“Our vision does not penetrate the surface of things,” Thoreau records in Walden, pithily adding, “We think that that is which appears to be.” This is a man who possessed a remarkable power of observation and was able to look at even the seemingly most mundane of objects or situations and take away a grand or universal message. As he aptly put it, “The question is not what you look at, but what you see.” Reading his deeply insightful revelations today, many appear to be common sense logic—that anyone should be able to take away the same messages from viewing these things, yet few would be able to come upon the same conclusions before first becoming acquainted with Thoreau’s passages. It’s startling how superficial our outlook can be sometimes.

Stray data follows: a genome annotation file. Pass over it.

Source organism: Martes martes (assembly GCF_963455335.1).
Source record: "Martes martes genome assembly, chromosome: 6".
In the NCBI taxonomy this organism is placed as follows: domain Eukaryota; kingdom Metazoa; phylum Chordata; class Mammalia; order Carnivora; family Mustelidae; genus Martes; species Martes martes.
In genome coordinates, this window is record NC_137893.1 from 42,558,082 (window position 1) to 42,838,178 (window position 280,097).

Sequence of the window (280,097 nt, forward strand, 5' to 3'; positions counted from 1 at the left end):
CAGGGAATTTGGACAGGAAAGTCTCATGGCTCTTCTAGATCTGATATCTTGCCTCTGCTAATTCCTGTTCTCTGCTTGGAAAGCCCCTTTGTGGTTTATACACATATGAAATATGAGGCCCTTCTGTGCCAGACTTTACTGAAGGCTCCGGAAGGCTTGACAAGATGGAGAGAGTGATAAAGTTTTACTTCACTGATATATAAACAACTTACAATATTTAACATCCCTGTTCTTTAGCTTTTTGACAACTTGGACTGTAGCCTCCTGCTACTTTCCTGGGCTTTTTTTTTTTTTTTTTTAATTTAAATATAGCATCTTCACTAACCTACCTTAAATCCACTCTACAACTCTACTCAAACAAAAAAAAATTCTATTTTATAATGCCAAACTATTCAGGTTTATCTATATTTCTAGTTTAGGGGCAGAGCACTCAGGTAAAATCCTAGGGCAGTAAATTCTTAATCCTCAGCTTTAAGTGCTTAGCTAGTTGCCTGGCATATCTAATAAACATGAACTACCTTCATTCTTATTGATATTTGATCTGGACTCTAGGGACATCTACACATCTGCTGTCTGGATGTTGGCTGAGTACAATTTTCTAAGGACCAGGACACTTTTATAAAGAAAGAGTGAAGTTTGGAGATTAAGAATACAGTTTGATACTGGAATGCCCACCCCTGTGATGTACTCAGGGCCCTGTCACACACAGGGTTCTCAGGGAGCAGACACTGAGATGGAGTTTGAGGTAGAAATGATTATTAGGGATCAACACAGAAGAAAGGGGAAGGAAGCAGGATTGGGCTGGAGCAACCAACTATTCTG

“While almost all men feel an attraction drawing them to Society, few are attracted strongly to Nature. In their relation to Nature men appear to me for the most part, notwithstanding their arts, lower than the animals. It is not often a beautiful relation, as in the case of the animals. How little appreciation of the beauty of the landscape there is among us! We have to be told that the Greeks called the world Kosmos, Beauty — or Order, but we do not see clearly why they did so, and we esteem it at best only a curious philological fact.”
Thoreau enjoyed discussing perception and drilling straight through things thought to be of adamantine strength, upending centuries or millennia of tradition with a simple sentence. He demonstrated that it’s necessary to constantly reposition ourselves to a new angle, allowing us to gain a clear line of sight into crevices which had once been obscured by our peripheral glances.